JPGs are a commonly used format for photographic images (most digital cameras output JPG images). Compression rates for JPGs are adjustable; JPGs that are moderately compressed lose very little quality from the original image.  JPG images also have a 24-bit color scheme, which enables subtleties in complex images to be displayed. JPGs are very versatile and can be used for photo prints, slideshow presentations and Web-based applications. 

PDF (Portable Document Format)
PDFs are generally used to maintain both textual and graphic information such as a newsletter or brochure. PDFs are a standard for making such materials available on the Web for download.  

PNG (Portable Network Graphics)
This format was developed to replace the older GIF format for use on the Web. However, unlike a GIF formatted file, PNG allows for a wider range of color use.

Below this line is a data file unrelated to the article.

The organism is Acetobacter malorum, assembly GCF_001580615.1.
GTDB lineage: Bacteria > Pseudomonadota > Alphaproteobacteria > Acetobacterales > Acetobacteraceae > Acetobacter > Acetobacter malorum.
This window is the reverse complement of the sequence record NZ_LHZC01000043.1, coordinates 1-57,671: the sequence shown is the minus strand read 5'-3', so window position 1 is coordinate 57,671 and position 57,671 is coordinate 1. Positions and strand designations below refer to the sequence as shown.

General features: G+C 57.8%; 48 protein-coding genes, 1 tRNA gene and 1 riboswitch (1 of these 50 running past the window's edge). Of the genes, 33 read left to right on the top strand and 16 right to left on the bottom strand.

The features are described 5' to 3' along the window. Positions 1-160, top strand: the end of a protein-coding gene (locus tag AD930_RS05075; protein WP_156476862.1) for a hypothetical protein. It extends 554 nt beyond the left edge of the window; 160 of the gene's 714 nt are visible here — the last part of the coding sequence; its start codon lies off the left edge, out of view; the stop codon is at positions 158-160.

PSD (Photoshop Document)
This format is used to save Photoshop projects midway through completion. It is especially helpful with multi-image or multi-layer projects that you have not completed or may want to return to edit later. Do not use this format to save an image you wish to use outside of Photoshop.

TIFF (Tagged Image File Format)
Generally used for print images, the TIFF format allows varying degrees of compression and a 24-bit color scheme. Because it allows for a completely uncompressed file, it is most often used for professional printing of high-resolution images.

Compression
If you intend to email an image or post it to the Web, it’s a good idea to reduce to the file size for accessibility purposes.  Here are links to previous tech tips that provide information on free photo-editing software solutions and steps for resizing images.

Free Photo Editing Tools

Resize Photos Fast

Resizing Photos and Making Banners with Paint.NET

Resize your Digital Photos in Windows XP